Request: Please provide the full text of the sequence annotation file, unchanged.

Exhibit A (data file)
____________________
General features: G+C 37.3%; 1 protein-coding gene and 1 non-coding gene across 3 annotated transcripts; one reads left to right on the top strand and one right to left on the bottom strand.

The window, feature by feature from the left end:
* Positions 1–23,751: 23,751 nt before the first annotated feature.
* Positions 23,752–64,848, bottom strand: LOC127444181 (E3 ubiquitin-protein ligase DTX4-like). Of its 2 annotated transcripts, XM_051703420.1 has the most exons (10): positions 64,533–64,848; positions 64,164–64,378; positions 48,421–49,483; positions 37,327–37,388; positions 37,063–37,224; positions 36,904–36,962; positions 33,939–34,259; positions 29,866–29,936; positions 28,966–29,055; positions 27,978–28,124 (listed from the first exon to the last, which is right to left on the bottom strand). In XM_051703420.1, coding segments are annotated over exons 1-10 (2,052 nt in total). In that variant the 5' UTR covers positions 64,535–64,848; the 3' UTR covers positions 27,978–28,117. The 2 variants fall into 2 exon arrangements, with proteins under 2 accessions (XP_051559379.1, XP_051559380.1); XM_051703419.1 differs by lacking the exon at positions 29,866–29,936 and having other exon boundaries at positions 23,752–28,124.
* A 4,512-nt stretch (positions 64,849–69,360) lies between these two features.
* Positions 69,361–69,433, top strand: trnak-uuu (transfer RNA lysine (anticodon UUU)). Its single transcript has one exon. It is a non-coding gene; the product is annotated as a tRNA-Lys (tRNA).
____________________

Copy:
General features: G+C 37.3%; 1 protein-coding gene and 1 non-coding gene across 3 annotated transcripts; one reads left to right on the top strand and one right to left on the bottom strand.

The window, feature by feature from the left end:
* Positions 1–23,751: 23,751 nt before the first annotated feature.
* Positions 23,752–64,848, bottom strand: LOC127444181 (E3 ubiquitin-protein ligase DTX4-like). Of its 2 annotated transcripts, XM_051703420.1 has the most exons (10): positions 64,533–64,848; positions 64,164–64,378; positions 48,421–49,483; positions 37,327–37,388; positions 37,063–37,224; positions 36,904–36,962; positions 33,939–34,259; positions 29,866–29,936; positions 28,966–29,055; positions 27,978–28,124 (listed from the first exon to the last, which is right to left on the bottom strand). In XM_051703420.1, coding segments are annotated over exons 1-10 (2,052 nt in total). In that variant the 5' UTR covers positions 64,535–64,848; the 3' UTR covers positions 27,978–28,117. The 2 variants fall into 2 exon arrangements, with proteins under 2 accessions (XP_051559379.1, XP_051559380.1); XM_051703419.1 differs by lacking the exon at positions 29,866–29,936 and having other exon boundaries at positions 23,752–28,124.
* A 4,512-nt stretch (positions 64,849–69,360) lies between these two features.
* Positions 69,361–69,433, top strand: trnak-uuu (transfer RNA lysine (anticodon UUU)). Its single transcript has one exon. It is a non-coding gene; the product is annotated as a tRNA-Lys (tRNA).